Marcus also praised his school and community for helping seniors, like himself, have somewhat of a normal year despite the current pandemic.
“This class has been faced with a lot of adversity and has had to roll with the punches. I know that the class of 2021 will be able to overcome challenges in the future,” the Harrison football star added.
Marcus, who plans to study engineering, will be playing football at the United States Naval Academy in the Fall.
In addition to Marcus’ success on the football field, he sports more than a 4.0 GPA while maintaining perfect attendance for his four years at Harrison.
“School attendance is important because it shows your teachers that you are dedicated,” Marcus said. “One piece of advice I like to remember is that the first step to success is showing up. By coming to school, you are setting yourself up for success.”
Like Marcus, Osborne High School senior Natalie Aguirre also plans to serve in the U.S. military.
The four-year member of Osborne’s state champion JROTC program, Natalie plans to join the U.S. Army after graduation and later plans to study sports medicine in college. As a member of the JROTC Raider Team, which has won three consecutive state championships, she has served as the team captain. This year, her team placed runner-up in the national five-kilometer run and third in the cross country run. She led the team to a National ranking of sixth in the country out of almost 1,800 schools. Natalie also placed fifth in the nation in the individual National Ultimate Raider Challenge.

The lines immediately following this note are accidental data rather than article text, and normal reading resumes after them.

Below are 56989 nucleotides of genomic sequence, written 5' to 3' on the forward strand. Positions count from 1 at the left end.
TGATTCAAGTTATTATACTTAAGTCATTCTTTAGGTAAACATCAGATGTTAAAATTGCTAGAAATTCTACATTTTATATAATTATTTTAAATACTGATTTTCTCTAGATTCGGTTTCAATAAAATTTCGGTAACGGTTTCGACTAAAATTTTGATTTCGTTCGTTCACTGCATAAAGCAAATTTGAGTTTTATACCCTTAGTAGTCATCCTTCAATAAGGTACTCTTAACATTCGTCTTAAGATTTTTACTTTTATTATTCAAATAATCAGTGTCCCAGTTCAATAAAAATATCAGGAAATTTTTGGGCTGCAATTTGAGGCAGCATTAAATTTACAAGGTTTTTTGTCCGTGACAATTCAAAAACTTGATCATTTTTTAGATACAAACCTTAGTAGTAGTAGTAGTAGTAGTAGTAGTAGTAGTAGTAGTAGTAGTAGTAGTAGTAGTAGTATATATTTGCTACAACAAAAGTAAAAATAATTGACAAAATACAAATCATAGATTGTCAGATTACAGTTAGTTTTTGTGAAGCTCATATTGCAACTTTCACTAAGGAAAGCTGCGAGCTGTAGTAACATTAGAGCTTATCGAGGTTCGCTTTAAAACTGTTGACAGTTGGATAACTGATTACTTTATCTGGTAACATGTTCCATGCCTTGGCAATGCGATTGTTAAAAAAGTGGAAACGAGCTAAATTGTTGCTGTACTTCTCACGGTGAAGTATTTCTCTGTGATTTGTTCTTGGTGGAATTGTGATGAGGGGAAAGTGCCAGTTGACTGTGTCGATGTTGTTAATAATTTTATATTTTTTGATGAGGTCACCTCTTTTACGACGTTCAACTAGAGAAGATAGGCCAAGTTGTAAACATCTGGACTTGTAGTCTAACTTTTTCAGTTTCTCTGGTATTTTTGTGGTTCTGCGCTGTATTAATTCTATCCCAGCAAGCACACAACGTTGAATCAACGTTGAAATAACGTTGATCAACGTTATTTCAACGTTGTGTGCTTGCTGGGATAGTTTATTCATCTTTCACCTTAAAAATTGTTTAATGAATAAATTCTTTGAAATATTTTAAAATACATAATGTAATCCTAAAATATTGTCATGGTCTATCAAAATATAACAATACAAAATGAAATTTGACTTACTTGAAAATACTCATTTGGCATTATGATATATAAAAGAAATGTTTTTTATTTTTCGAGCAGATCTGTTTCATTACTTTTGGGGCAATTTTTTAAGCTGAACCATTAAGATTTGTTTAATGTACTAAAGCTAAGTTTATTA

Beyond her success with Osborne’s JROTC program, Natalie has also represented her school on the varsity soccer team and is currently serving on Osborne’s Athletic Leadership Council.
The Osborne senior has accumulated more than 400 hours of community service and was awarded the prestigious Presidential Community Service Gold Award.
Over at Kennesaw Mountain, Naisha shares her fellow Cobb graduate’s commitment to community service.
“My absolute favorite moments have been the annual Shop with a Mustang where we go Christmas shopping with underprivileged students from our feeder elementary schools and the annual Special Education Field Days at Kennesaw Mountain,” Naisha explained.
Naisha praised her class not only for their community service but also for their determination to achieve their goals.
“I applaud my class for being able to persevere and adapt to an ever-changing school year,” the Kennesaw Mountain student said. “Despite not having a traditional senior year and missing many milestones and events in the past year and a half, we have been able to remain positive. My class has accomplished so much already; I cannot wait to witness the incredible things we’ll achieve!”
From parades, picnics, to senior signing events and movie nights, Cobb high schools will celebrate the Class of 2021 and students during a host of events over the next month. Commencement ceremonies are scheduled between Monday, May 24, through Friday, June 4. More information about graduation is available here.